Some writers can’t help but batter you over the head with their influences. Every page seems to be dripping with visual asides, quotation based dialog and forced, one dimensional characters that appear to be complex but are made entirely out of the recycled bits of other authors. You see it quite often in a lot of the creator owned scifi books coming out these days, as the field gets more and more cluttered, young creators seem to think that the surest way to critical darlinghood is to simply “do what sells” or at least what sells in the creator owned, sci-fi art market, which is admittedly not X-men dollars. Thankfully Ballistic doesn’t wear it’s influences on it’s sleeve, Mortimer and Robertson are more concerned with actually utilizing the styles and ideas they like to create something new, not merely name drop, posture and pander. This is probably why Ballistic hasn’t made the sizable noise deserving of it, because it’s not desperate enough, it’s too confident and too self assured. Confidence is a threatening thing, just look at how to this day people turn their eyes away from William Shatner, terrified of his uber-masculine glare and hyper-normal sexual prowess.
So there’s bio-organic weaponry in Ballistic but it’s not trying to be David Cronenberg. There’s a nightmarish future where out of control capitalism and demented science paint a picture of ultraviolent madness drawn by Darick Robertson, but it’s not trying to be Transmetropolitan. The language the characters use is unique, ornate, filthy and beautiful but it’s not trying to be Jamie Delano. Ballistic is an out-of-the-gates masterpiece because it has the guts to be it’s own book in a sea of rehashed ideas, overused cliches and interminable intellectual naval gazing. I’m not kidding. I haven’t gotten a rush from a single issue of a comic like this since the first issue of The Manhattan Projects.
In Repo City there’s a fella named Butch with a gun named Bang Bang. He fixes air conditioners and heaters. He also fantasizes about robbing a bank. Also his gun can talk (and do drugs and make out). He’s an outlaw, even though he hasn’t exactly acted like one recently. He has a flying car. He has enemies on both sides of the law and is either terribly brave or terribly stupid. That’s the 30 second “what this book is about” bit if you just HAD to know. But like all the comics that Black Mask has been releasing it’s not JUST about what a tiny story summation would contain.
Believe it or not, a comic named Ballistic actually might not be a blood soaked gun orgy, as we see during Butch’s big bank burgle. Ballistic may be another modern comic that isn’t too big on senseless collateral damage, where the bodies of the security guards and other hapless boobs of the world don’t need to endlessly pile up to prove what a big hero dick our protagonist has.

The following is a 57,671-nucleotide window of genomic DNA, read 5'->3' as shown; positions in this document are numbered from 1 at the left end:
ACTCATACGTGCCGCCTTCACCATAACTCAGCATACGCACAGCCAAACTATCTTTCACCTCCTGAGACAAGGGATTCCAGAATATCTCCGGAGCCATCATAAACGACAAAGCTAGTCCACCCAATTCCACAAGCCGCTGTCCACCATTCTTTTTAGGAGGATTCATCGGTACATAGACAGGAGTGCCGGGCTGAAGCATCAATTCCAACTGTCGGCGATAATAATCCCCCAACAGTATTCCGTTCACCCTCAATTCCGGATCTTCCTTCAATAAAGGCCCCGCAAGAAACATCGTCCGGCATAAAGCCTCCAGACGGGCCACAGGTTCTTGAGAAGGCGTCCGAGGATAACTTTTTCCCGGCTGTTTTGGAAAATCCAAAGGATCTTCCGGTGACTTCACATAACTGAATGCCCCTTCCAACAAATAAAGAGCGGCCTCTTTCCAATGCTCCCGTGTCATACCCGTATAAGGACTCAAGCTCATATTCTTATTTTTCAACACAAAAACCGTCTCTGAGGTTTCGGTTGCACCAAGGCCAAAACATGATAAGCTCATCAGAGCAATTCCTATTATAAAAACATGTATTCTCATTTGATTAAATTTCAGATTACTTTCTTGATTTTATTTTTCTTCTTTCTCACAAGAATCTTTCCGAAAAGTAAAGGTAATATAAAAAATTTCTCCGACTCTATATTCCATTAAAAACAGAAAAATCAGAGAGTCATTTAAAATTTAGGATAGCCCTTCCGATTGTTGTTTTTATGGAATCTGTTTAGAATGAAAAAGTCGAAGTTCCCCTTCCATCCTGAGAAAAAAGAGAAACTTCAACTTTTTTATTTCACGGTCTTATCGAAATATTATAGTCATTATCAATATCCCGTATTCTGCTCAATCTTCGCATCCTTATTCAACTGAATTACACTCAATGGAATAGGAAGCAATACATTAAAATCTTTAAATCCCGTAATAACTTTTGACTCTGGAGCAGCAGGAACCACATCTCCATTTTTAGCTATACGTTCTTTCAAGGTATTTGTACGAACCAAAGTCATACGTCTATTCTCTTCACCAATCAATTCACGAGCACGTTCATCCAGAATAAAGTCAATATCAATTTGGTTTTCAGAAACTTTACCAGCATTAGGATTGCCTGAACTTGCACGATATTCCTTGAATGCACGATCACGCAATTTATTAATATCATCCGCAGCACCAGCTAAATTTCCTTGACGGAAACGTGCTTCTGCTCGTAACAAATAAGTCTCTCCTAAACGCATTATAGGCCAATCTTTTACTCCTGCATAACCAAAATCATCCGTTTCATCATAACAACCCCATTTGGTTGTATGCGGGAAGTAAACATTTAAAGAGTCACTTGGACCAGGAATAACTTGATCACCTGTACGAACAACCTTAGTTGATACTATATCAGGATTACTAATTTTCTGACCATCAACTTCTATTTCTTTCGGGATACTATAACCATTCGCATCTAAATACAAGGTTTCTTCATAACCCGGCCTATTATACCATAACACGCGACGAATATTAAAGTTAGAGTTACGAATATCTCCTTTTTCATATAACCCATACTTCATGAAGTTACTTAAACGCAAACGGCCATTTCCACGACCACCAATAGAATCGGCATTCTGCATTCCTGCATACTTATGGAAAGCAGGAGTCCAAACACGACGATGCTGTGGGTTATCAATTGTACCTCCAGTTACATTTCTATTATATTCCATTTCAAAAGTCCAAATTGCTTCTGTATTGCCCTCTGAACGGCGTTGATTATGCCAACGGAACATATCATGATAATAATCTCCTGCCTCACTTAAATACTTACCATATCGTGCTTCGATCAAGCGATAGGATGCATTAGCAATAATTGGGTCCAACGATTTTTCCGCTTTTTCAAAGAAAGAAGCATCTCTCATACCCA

Ballistic is also Robertson in top form, no, what’s above top form? Super ultra mega form? When Robertson left The Boys, it wasn’t fully explained to readers, but whatever the reason, I took it to be personal in nature. Whenever something happens to an artist I enjoy, be it musical or cinematic or graphically visual, and they need to leave for a little while, for whatever reason, I’m always on their side. I’m probably one of the few Ween fans who was actually happy that the band broke up, seeing as we get to have an alive Aaron Freeman this way, which is worth a lot more than a raucous old fashioned drugged out Ween show. So when Robertson departed, I just hoped that whatever the reason was, he’d return (bio-organic) guns blazing and if you picked up Happy you know that’s exactly the case. But he hasn’t slowed down, in fact, if anything, he’s gotten better. Ballistic treats readers to classic Robertson style future shock, mind melting, landscapes with more eye catching detail than a Chris Ware book (and funnier too!)(which admittedly isn’t hard, have you read some of that Ware fella’s stuff? It’s like having a sobbing genius empath puke humanity into your soul).
Ballistic is a comic about capitalism, but also it’s about relationships, dreams, expectations we have make for ourselves and the lives we try to live. It’s about where our world might end up and where our heads might already be. It takes the world you know and throws it into a drug fueled blender of syphilis and holograms and rabbit porn. Lots of companies try to say “This is the summer of ____!” while trying to get you to pony up for another tits and tights based story of flashy violent nothings, but so far, without breaking a sweat, Black Mask is making it theirs.
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